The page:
I didn’t see her but at one point Phil became distracted in the direction of the river. When asked what the problem was, he explained that his “bikini detector” had gone off and he was scanning for the source of the alarm. So there was something for everyone there. And where did all these people come from? How did they know this place was there? I never knew and I’ve driven past it my entire life. I thought Silver Fork Road went back off Highway 50 for a couple of miles to some houses and quit. Boy do I have a lot of ground to cover. If I’ve missed something this nice so close to home, what else is out there waiting to be discovered?

Thank you so much for sharing this road with us Linda and Mario. Thanks to The Don for the suggestion. More riding……less work. That is clearly what is called for here. One other thing that stood out to me………..pine needles. Piles and piles of pine needles gathered up against the asphalt curbs lining each side of the road. It was suggested that those unusual asphalt curbs were installed for the purpose of directing water flow/snow melt. For those who have not yet discovered this for themselves, pine needles are slippery. Stay away from the pine needles. Because of the pine needles and the camping population, this is not a fast road. It’s a sight seeing road. Might have to revisit with the sleeping bag on the back of the bike some time and enjoy this area more thoroughly.

By the way, did anyone else see those big plants growing down beside the river on Silver Fork Road? What were those? They resembled a very large house plant my mother called Elephant Ear. They look so out of place. So much more like something you might see in the Costa Rican rain forest rather than our high desert climate. Very interesting.

We were warned ahead of time about the cross traffic at Silver Fork and Highway 50. Not only are those drivers apparently “cross” but they’re moving very fast. Be extremely careful at this intersection. As a long time commuter on Highway 50, I can attest to regular driving speeds of 65. Add the curve in the road, throw a slow moving motorcycle out there in front and you’ve got a mess. Watch for your opening and boogie! Leave the leisurely toodling behind on Silver Fork and goose it! If waiting for a safe opening causes you to become separated by cages, no problem. There is a passing lane just up the road a bit where you can coast along in the slow lane to regroup if needed. You could also wait at the turn off to Ice House Road for any stragglers.

Ice House Road is a right turn off Highway 50 when headed west as we were. It’s well marked if you’re watching for the sign. It was at this turn where we parted ways with The Don. He had a previous commitment to participate in spreading the ashes of a fellow VROC rider at the north end of the Golden Gate Bridge and had to tend to the arrangements for his early morning departure. VROC Ride to spread a VROCer's ashes.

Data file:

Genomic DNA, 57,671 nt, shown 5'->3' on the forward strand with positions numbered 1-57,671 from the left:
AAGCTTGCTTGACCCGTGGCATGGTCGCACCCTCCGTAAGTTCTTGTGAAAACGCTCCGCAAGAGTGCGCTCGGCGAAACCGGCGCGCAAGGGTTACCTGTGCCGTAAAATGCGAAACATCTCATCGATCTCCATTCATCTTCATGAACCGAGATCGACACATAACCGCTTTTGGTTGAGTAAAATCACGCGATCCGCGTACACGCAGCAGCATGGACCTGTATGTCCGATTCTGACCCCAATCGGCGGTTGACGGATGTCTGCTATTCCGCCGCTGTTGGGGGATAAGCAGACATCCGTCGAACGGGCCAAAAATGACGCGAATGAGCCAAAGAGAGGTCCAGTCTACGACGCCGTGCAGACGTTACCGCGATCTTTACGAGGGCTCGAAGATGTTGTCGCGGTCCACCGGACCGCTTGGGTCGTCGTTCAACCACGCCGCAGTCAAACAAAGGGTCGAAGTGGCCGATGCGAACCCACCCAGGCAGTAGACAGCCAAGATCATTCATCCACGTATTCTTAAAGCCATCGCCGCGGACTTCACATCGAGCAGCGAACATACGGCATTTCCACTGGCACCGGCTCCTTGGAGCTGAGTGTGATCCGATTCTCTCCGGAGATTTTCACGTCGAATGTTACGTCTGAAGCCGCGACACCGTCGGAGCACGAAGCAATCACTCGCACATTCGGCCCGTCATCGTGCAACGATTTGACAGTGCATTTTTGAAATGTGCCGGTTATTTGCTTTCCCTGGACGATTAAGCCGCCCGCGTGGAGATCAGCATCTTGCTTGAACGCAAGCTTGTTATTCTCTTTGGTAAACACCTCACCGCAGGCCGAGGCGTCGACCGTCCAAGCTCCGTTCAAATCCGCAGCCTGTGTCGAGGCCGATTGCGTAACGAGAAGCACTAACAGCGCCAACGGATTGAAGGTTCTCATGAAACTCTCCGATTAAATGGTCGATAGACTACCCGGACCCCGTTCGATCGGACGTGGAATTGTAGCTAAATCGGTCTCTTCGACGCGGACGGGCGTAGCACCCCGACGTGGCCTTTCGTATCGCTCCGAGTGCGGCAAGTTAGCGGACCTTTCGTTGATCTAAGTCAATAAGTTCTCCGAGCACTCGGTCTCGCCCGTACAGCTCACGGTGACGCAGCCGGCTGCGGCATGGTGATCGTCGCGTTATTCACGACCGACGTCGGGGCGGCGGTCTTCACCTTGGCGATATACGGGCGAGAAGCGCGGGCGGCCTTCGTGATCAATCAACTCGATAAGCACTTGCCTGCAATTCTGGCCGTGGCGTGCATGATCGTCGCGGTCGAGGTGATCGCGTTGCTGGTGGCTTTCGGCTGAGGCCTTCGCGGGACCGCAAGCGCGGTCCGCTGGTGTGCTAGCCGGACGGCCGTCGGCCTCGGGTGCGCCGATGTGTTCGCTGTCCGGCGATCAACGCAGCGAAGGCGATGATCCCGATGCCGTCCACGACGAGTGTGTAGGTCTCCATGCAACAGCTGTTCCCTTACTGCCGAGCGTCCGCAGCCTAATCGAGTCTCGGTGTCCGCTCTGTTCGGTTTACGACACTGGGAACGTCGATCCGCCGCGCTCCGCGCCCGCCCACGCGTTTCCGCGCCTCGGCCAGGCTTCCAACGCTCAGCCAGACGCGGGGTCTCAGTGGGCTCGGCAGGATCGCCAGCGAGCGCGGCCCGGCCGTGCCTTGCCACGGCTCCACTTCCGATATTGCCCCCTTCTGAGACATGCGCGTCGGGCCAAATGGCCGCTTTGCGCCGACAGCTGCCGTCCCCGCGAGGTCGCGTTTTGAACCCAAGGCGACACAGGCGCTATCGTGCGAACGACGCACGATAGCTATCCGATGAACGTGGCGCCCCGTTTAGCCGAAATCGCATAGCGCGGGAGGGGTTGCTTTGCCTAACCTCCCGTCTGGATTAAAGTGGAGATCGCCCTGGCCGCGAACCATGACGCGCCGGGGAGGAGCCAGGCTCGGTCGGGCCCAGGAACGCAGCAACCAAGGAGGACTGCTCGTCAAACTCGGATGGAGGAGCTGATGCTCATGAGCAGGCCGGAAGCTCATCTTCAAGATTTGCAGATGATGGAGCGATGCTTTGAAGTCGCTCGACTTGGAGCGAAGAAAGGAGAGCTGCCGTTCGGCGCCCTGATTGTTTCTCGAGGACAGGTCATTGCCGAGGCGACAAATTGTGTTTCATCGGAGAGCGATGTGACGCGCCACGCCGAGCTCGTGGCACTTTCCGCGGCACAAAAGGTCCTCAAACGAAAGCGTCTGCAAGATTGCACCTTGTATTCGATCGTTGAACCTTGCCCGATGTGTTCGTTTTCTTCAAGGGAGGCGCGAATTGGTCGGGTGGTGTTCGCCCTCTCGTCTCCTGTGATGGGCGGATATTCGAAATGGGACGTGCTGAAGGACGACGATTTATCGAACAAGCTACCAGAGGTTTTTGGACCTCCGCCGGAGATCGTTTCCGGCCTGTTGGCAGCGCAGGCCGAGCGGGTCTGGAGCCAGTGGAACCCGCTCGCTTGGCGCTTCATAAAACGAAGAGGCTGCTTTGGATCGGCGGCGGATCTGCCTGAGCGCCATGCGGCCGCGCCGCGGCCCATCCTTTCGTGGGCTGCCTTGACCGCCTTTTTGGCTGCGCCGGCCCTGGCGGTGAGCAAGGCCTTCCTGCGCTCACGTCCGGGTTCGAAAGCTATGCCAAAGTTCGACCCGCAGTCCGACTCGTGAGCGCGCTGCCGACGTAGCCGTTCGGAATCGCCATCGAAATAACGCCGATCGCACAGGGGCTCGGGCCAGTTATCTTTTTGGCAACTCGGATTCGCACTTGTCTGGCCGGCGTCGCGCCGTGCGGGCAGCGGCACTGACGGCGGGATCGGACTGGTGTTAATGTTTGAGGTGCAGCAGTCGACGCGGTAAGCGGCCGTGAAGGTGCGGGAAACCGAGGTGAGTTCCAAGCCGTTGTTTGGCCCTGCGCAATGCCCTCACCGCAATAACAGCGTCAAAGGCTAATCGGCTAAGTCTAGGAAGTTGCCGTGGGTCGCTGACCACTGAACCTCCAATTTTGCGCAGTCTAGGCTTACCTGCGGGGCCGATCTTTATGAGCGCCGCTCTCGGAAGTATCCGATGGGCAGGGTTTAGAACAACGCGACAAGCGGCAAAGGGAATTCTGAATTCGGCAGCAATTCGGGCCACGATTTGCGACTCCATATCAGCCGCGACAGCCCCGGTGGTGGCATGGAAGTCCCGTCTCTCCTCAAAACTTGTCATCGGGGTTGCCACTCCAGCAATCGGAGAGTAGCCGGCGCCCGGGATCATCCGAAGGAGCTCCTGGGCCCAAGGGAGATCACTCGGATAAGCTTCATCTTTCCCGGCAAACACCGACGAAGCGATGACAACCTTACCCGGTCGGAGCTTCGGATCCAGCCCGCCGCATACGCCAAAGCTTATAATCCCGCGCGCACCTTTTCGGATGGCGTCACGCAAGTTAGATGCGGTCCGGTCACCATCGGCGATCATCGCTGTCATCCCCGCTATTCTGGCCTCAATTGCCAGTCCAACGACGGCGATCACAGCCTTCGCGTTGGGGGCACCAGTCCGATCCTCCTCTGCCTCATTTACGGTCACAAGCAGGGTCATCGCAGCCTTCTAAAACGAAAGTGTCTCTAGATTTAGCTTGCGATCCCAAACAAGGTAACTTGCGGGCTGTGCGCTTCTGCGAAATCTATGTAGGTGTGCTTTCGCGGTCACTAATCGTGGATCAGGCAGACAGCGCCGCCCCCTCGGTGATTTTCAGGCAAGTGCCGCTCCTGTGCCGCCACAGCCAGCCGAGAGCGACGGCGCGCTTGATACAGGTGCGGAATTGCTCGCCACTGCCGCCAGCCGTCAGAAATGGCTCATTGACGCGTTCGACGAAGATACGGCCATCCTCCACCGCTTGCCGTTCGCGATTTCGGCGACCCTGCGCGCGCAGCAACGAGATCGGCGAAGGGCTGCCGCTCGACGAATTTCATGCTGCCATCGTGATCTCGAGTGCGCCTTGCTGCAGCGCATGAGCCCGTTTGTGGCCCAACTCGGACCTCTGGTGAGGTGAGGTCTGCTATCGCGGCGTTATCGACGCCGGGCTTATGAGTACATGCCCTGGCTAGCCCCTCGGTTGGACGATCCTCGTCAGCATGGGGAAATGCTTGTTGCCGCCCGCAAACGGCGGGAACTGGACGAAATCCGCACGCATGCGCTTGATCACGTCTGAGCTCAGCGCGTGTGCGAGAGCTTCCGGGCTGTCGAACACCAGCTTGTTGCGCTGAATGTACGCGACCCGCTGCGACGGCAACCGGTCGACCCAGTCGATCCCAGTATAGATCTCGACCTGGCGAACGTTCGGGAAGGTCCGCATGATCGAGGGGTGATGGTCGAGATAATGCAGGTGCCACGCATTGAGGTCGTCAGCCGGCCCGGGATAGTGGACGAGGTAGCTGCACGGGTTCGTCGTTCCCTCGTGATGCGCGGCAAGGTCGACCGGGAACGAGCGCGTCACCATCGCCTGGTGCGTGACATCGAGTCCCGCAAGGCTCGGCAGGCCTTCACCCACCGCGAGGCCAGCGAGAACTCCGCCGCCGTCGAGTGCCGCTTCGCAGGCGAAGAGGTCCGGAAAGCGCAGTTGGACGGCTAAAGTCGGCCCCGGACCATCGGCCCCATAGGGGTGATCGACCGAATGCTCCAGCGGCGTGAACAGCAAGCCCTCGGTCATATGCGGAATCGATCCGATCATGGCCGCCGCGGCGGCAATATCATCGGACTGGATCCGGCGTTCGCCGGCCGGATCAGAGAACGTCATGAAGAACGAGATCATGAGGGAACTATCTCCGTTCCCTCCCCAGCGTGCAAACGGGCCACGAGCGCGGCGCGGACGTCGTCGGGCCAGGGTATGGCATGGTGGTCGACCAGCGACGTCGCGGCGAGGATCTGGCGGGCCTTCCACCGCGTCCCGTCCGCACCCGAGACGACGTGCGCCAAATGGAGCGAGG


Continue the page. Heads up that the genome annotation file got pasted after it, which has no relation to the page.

Let’s hope none of us does that sort of ride any time soon. If you’re on a ride with us, we prefer you be in the form of a human or mancycle rather than ashes. But know that if the need should arise, I would be honored to strap your ash to the back of my bike and transport any one of you around for however long you should desire and dump you off at the destination of your choosing. I might reserve a bit of you to fertilize my favorite flowers. Then, each time they bloom, I will smile and think of you.

With Linda capably climbing the curvy roadway up the hill and Mario assuming the sweep, we ascended Ice House Road. The trees are much shorter on this road so you don’t enjoy the shade given on the previous roadways and it’s noticeable perhaps due to the lower (lower than Mormon Immigrant and Silver Fork anyway) warmer elevation and the fact that we were coming into the warmer afternoon heat. Phil explained there had been a fire and these smaller trees were the product of seeding efforts. They have a ways to grow before the angels can use them for cover. It’s still a pretty ride. The last time I rode this stretch I was coming down towards Highway 50 with Fozzy and Big Jim Taco (?) when we encountered a motorcycle wreck. I remember thinking how awful it would be to wreck on this road because of the wait for the ambulance to get here. It’s a bit off the beaten path.

A little further down the road Linda artfully avoided a possible bruise or two with a clever horizontal parking maneuver at the turnoff to Robbs Valley Resort. As a rider who has also parked in this manner, I’m able to fully appreciate her grace and timing. I was planning to tactfully omit this bit of ride information but since she has already shared……

We’re moving along on Ice House Road. Paul can’t contain himself any longer and leaves the pack to see what that hot little Ninja can do. Todd can’t bear the thought of being left behind by his racing buddy and takes off to catch Paul. At some point Jess broke out and took off to catch some high winds as well. (Sometimes these guys remind me a bit of the family dog blissfully riding along with his head hanging out the window in the wind.)